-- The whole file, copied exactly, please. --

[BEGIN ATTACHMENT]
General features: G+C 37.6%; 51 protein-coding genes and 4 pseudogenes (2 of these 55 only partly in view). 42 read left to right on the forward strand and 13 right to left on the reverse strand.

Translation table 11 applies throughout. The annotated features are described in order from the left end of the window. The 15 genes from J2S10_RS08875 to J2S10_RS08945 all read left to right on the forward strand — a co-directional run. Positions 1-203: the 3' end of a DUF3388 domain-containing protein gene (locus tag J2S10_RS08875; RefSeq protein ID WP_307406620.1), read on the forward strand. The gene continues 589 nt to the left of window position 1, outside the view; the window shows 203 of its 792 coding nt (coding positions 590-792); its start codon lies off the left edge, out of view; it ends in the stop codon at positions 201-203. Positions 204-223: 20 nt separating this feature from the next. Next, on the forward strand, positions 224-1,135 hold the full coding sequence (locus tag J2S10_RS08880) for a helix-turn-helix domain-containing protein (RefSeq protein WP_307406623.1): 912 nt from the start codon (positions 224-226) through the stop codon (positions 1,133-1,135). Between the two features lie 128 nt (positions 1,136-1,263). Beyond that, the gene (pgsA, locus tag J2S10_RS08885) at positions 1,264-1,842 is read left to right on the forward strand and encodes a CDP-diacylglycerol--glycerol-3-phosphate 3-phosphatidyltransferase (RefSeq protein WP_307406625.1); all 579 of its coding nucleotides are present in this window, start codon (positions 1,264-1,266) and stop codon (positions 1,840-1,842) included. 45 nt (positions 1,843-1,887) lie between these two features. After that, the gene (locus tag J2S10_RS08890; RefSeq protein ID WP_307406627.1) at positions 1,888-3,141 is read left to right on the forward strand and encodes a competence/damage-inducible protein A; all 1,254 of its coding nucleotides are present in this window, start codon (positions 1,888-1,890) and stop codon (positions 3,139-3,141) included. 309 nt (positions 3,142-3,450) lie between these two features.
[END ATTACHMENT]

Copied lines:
General features: G+C 37.6%; 51 protein-coding genes and 4 pseudogenes (2 of these 55 only partly in view). 42 read left to right on the forward strand and 13 right to left on the reverse strand.

Translation table 11 applies throughout. The annotated features are described in order from the left end of the window. The 15 genes from J2S10_RS08875 to J2S10_RS08945 all read left to right on the forward strand — a co-directional run. Positions 1-203: the 3' end of a DUF3388 domain-containing protein gene (locus tag J2S10_RS08875; RefSeq protein ID WP_307406620.1), read on the forward strand. The gene continues 589 nt to the left of window position 1, outside the view; the window shows 203 of its 792 coding nt (coding positions 590-792); its start codon lies off the left edge, out of view; it ends in the stop codon at positions 201-203. Positions 204-223: 20 nt separating this feature from the next. Next, on the forward strand, positions 224-1,135 hold the full coding sequence (locus tag J2S10_RS08880) for a helix-turn-helix domain-containing protein (RefSeq protein WP_307406623.1): 912 nt from the start codon (positions 224-226) through the stop codon (positions 1,133-1,135). Between the two features lie 128 nt (positions 1,136-1,263). Beyond that, the gene (pgsA, locus tag J2S10_RS08885) at positions 1,264-1,842 is read left to right on the forward strand and encodes a CDP-diacylglycerol--glycerol-3-phosphate 3-phosphatidyltransferase (RefSeq protein WP_307406625.1); all 579 of its coding nucleotides are present in this window, start codon (positions 1,264-1,266) and stop codon (positions 1,840-1,842) included. 45 nt (positions 1,843-1,887) lie between these two features. After that, the gene (locus tag J2S10_RS08890; RefSeq protein ID WP_307406627.1) at positions 1,888-3,141 is read left to right on the forward strand and encodes a competence/damage-inducible protein A; all 1,254 of its coding nucleotides are present in this window, start codon (positions 1,888-1,890) and stop codon (positions 3,139-3,141) included. 309 nt (positions 3,142-3,450) lie between these two features.